I set myself a low bar when it comes to mothering. If the Minx grows up to have good manners, to love books and to be able to cook then I figure she’ll probably always have friends, be passably well-educated and never go hungry. And that way it seems to me happiness lies.
Certainly I can think of few greater pleasures in life than devouring a good book or some good food. So you can imagine how much I enjoyed reading Cherry Cake and Ginger Beerby Yarnstorm’s Jane Brocket, which discusses all the delectable foods found in classic children’s literature, accompanied by scrummy-looking recipes and pen and ink illustrations from the works in question.
The Minx and I are currently on a bit of an Enid Blyton jag at present and revelling in descriptions of fabulous picnics with boiled eggs and sticky buns, Aunt Fanny’s cakes and of course lashings of ginger beer (which according to Brocket, Enid Blyton never actually says in her books).
I am amused to note that, while the plot intricacies of many of these books have completely receded into the mists of time, I can remember almost verbatim many of the food descriptions, such as this one from What Katy Did.
“.. and there – oh, delightful surprise – were seven little pies – molasses pies, baked in saucers – each with a a brown top and crisp, candified edge, which tasted like toffee and lemon-peel, and all sorts of good things mixed up together. There was a a general shout… a tumult of joy… in an incredibly short time every vestige of pie had disappeared, and a blissful stickiness pervaded the party.”
Oh how I wanted to taste one of these pies – ‘molasses’ sounded so delicious and exotic to this little British girl – and now I can, because I have a recipe.
Unfortunately the book is already out of print and quite difficult to get hold of – I suspect the market for it was rather too esoteric. American readers might be particularly frustrated as it focuses primarily on British children’s classics and old-fashioned British baking, though Little Women, Little House on the Prairie and What Katy Did all make an appearance.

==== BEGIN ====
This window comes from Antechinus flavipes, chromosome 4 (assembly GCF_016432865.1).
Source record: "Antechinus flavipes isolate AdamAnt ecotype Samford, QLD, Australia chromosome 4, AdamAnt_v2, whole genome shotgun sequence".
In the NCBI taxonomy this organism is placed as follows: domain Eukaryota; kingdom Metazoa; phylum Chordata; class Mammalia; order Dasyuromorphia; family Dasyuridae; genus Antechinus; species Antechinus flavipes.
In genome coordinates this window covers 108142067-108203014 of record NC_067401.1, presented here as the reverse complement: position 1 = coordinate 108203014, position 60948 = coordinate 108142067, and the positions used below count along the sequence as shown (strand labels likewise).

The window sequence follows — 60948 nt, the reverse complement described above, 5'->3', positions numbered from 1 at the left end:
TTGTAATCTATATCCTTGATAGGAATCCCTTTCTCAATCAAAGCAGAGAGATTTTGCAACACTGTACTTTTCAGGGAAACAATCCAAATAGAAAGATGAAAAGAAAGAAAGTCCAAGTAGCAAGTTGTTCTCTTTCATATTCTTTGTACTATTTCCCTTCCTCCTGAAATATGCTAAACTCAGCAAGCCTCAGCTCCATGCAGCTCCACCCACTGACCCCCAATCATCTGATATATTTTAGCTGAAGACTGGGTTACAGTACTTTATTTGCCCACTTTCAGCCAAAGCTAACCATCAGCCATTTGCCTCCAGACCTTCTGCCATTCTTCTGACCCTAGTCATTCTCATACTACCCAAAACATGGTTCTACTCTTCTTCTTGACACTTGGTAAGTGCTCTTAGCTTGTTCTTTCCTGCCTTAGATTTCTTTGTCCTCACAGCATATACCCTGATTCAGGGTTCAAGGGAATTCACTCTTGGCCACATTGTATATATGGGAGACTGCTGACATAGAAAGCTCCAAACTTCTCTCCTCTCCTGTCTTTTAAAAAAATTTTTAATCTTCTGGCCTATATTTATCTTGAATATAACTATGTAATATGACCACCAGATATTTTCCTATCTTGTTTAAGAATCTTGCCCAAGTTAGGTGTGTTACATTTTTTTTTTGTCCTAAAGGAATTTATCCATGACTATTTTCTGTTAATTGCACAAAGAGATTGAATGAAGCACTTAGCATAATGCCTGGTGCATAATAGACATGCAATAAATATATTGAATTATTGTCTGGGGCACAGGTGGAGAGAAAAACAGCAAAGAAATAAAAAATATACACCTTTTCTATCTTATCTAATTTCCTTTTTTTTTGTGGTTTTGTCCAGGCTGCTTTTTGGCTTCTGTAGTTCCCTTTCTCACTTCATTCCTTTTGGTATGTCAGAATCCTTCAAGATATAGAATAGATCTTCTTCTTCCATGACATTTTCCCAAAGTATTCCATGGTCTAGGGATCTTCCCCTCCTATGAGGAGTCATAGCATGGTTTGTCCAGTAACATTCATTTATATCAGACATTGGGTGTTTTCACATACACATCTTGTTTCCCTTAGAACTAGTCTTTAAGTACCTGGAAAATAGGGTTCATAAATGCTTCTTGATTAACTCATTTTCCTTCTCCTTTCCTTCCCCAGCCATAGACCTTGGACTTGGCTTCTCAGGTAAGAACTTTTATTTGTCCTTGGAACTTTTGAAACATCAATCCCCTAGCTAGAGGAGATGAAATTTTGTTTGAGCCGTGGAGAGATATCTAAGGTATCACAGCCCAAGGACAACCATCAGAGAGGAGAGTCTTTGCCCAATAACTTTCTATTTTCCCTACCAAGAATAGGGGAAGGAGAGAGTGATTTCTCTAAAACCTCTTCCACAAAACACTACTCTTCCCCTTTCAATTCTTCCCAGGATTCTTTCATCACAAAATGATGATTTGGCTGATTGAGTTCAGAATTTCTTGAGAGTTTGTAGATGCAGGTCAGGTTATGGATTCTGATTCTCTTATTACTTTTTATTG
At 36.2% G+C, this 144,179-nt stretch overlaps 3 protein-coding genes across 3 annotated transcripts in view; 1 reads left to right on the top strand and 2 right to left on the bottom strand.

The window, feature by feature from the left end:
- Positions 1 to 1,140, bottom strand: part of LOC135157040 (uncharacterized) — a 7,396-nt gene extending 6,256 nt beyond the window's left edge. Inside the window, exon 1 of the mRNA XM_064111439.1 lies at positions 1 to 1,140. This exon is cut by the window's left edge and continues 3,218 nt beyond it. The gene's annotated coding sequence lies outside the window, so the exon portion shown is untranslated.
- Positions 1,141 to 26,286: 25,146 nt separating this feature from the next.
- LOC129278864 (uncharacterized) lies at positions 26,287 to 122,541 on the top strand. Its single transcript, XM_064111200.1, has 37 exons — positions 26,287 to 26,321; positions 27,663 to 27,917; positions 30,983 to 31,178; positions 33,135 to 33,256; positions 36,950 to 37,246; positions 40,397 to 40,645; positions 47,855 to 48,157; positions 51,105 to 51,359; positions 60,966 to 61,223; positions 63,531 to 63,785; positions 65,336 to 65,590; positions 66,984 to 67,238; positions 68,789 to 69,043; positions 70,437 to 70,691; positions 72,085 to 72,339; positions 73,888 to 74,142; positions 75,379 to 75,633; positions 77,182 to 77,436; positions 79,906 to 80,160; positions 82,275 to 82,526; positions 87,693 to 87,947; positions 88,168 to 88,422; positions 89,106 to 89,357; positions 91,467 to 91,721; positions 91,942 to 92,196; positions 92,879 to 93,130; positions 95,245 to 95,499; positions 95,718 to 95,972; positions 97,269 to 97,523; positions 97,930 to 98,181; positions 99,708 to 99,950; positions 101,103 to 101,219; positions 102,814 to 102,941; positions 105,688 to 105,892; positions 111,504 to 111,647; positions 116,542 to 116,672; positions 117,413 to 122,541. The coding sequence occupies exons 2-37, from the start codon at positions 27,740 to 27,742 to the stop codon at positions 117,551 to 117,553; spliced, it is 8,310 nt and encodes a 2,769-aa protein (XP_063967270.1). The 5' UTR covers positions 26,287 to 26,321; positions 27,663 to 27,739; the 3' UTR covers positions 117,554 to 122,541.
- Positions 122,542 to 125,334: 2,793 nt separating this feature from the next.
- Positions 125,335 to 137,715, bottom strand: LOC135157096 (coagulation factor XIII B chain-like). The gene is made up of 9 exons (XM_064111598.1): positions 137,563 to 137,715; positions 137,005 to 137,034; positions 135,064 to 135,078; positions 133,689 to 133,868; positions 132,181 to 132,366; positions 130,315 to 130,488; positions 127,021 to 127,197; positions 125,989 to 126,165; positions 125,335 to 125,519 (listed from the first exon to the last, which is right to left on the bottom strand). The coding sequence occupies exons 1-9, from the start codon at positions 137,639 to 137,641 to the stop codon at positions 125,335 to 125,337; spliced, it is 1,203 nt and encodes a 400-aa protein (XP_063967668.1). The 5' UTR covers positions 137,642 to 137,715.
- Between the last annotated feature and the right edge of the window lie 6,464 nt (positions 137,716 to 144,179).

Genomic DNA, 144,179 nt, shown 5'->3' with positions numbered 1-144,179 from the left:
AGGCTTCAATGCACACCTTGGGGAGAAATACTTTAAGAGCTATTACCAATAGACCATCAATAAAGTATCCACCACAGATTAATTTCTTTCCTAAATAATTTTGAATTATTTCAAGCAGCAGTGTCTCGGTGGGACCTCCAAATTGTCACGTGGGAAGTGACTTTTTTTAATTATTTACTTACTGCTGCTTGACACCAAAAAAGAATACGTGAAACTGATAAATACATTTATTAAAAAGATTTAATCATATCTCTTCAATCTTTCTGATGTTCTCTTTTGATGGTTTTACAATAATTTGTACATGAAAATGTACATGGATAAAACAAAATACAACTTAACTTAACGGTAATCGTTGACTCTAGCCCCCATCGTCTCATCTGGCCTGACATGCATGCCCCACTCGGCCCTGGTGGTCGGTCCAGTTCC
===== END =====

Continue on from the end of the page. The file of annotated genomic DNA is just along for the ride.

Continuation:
But buy this book if you, as I did, grew up with the likes of The Famous Five, My Naughty Little Sister, Pippi Longstocking, Milly Molly Mandy, Paddington Bear, Anne of Green Gables, The Secret Garden, and Malory Towers. Get it doubly fast if you are re-reading these books with your kids and enjoy baking with them.
What do enjoy cooking and reading with your kids? The Minx and I are sorely in need of recommendations in both categories.
Oh and speaking of the Minx, she went back to school yesterday, oh frabjous day! So now I’m back blogging properly.
Even hard-bitten and cynical little me is getting very excited. What’s not to love - London and dresses and kisses and big hats. I was even thinking of going back for it until they inconsiderately decided to hold it in April, which meant we couldn’t really combine it with a summer vacation. Instead I’m going to have to get up at 3 am to watch coverage here on the West Coast.
Or else I may just knit these and replay the Royal Wedding for myself at a more civilised time of the morning.
Here’s the happy couple. Personally I’m a little disappointed in Kate’s dress.
The Queen and Prince Harry will be the other stars of the show and there will no doubt be a lot of royal corgis running round and tripping up the footmen. Though you could’ve worn a rather more spectacular hat, ma’am.
Here’s that poignant moment when William sees his beautiful bride for the first time – just loving Wills’ and Harry’s hair here. Note you can even knit yourself a mini Archbishop of Canterbury, though I’m not sure why you’d want to.
And here’s the kiss we’ll all be waiting for – with accompanying Prince Charles, Camilla (boo!) and Prince Philip figures.
The Minx and I spent a lot of time on our recent holiday reading Finn Family Moomintroll (which was aces, just as cool and fabulous as I remembered it) and I’m wishing I had the courage to decorate my kitchen with these gorgeous wallpapers from Photowall (though it looks like you’ll need to grapple with Swedish to buy them).
As an aside, can anyone recommend good chapter books for a five year old ? We’re currently hugely enjoying Junie B Jones, who regularly makes us cry laughing, but I’m finding it difficult to find books suitable for a fluent reader, but age-appropriate in content (and no, not the vile Rainbow Magic fairies, which the Minx utterly adores, and which I couldn’t loathe more if I tried).
I found this recipe for layered cookie mix last year on the Williams-Sonoma website and the Minx and I had fun making jars to give to some of her friends and godparents.
This year we decided to make some for her teachers.